Controlling blast vibrations 17 Dec 2020

TunnelTalk reporting

Strict vibration limits often restrict the use of drill+blast excavation in vibration sensitive environments. However, good planning of controlled blasting can often accommodate such restrictions. In a guideline produced by the ITAtech Committee Excavation Group and published by the ITA, International Tunnelling and Underground Space Association, describes practical suggestions of how to utilize vibration measurement in the design of drill charge hole patterns and detonation control.

Due to the complexity of geology, forecasting vibration propagation for a given drill+blast project can be difficult. Multiple factors are described in the guideline that can affect the propagation of vibration waves including:

  • receptor distance from the blast
  • rock mass properties, the ability to conduct and absorb the vibration
  • changes in rock mass which can cause bending and reflection of vibration waves
  • rock mass fracturing and orientation towards the vibration waves
  • change of water content or temperature, such as in moraine or frosted soil
Fig 1. Example of momentary design and scaled vibration level [mm/sec] where both overshoots and delayed detonation can be detected
Fig 1. Example of momentary design and scaled vibration level [mm/sec] where both overshoots and delayed detonation can be detected

Environment and nearby structures define the allowed vibration limits, which are usually set by authorities taking into account factors including:

  • the type and age of structures
  • use of structures with strict limits for hospitals and scientific facilities
  • the prevailing geology
  • construction materials of structures and basement type
  • the reliability of the as-built data of structures

The total amount of explosives for each drill+blast round of excavation is calculated as a mass per each charge, as this is typically the minimum amount of momentary kilos that can be blasted. Modern detonator systems offer extensive possibilities for the delay timing of the blast, with the more material that blasts per ignition level, the more vibration that will be generated. The tendency therefore is to limit the amount of explosives per ignition level. The momentary reporting of blast vibrations is based on defining hole charges and detonation delays in the blast round plan.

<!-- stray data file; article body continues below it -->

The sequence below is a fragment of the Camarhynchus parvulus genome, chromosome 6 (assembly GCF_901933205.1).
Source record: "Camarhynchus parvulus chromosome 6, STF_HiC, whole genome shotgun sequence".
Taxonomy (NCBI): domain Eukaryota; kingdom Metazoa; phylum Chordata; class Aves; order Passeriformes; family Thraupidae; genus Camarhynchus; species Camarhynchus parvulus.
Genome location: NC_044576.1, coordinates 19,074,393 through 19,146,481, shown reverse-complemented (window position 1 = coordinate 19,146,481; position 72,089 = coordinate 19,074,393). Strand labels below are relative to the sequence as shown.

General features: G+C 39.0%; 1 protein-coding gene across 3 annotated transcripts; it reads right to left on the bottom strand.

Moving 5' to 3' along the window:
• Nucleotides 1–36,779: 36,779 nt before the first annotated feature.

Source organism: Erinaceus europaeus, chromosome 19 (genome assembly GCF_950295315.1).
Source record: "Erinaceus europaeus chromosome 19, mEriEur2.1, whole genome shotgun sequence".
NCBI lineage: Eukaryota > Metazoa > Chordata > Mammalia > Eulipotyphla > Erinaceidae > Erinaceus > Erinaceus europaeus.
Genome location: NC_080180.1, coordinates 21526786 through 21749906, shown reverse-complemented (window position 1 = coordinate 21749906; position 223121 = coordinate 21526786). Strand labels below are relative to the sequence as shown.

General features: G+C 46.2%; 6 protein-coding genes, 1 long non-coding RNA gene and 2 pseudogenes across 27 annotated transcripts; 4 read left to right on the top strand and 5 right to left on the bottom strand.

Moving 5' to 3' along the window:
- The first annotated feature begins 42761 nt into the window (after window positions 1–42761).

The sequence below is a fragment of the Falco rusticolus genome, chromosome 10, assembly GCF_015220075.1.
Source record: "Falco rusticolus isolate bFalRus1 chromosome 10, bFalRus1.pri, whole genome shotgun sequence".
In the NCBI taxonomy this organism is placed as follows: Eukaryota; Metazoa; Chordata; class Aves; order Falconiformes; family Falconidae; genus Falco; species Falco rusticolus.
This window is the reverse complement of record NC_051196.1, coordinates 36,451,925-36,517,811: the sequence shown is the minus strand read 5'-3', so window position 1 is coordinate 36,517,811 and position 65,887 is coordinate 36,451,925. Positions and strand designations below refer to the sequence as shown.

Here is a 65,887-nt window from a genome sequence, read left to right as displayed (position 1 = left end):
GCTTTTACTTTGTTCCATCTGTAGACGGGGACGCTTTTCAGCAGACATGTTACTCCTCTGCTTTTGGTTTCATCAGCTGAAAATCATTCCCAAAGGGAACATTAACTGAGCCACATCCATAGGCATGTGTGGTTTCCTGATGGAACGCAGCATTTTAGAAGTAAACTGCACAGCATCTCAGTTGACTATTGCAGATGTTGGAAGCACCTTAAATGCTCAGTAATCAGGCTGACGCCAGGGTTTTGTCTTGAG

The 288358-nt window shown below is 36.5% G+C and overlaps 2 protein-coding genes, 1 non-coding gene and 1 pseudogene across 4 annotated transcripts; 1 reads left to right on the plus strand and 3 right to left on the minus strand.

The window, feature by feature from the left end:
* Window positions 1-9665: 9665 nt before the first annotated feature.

Measurement systems play a vital role in vibration control with triaxial seismograph sensors attached at critical locations where peak particle velocity (PPV) limit-values have been designated. Sensors are connected wirelessly to a web-server and record data when they detect vibration levels above a deigned trigger level. Vibrations are recorded in speeds of mm/sec, amplitude in mm, acceleration in m/s2 and frequency as 1/s. This data is recorded in the x-, y- and z- axes directions with web-server data analysis producing vibration reports together with possible overshoot comparisons.

Based on the vibration analysis the charges, detonation control and location of the holes in the drill plan can be adjusted to improve production and limit the need for shortening the round length or introducing partial face blast rounds.

Download a copy of the guideline
Download a copy of the guideline

If vibration data is examined against the momentary design (against time-kilos- graph), the correlation between vibration data and the designed hole charge blasting can be found. This will not only express the PPV-value of the round blasted, but the data is also available for detailed study. When the absolute value of vibration data amplitude is scaled to generally match the blasted kilos, the remaining deviations between these two values can be observed (Fig 1). An overshoot might be due to too large a momentary design or incorrect selection of the detonators or misfire in some of the previous charge holes. The overshoot holes can be pinpointed based on the timing value to indicate where the drilling and blasting plan can be adjusted.

A more predictable vibration of the blast can increase drill+blast excavation progress. Some key points that the ITA guideline suggests to keep in mind include the following.

  • Reducing the maximum instantaneous charge (MIC) tends to increase the number of holes required in the face.
  • Smaller charge hole diameter increases typically increases the partial charge blasting reliability of emulsion explosives.
  • Smaller charges increase the profile quality, assuming a good drill plan, of top quality drilling and controlled detonation.
  • Smaller charges reduce the blasting damage zone.
  • Better quality can reduce the amount of shotcrete required for primary lining and support purposes.
  • Better profile quality reduces scaling time and can increase safety.
  • Conversely, increasing the number of holes increases the cost of drilling with the additional use of explosives and detonators.

The ITAtech document is produced as an initiative for establishing a common interface between vibration measurement systems and drill+blast design programs to help all parties control blast vibration in a cost-effective way. Download a pdf copy of the Practical approach for controlling blasting vibration guideline produced by the ITAtech Committee Excavation Group of the ITA.

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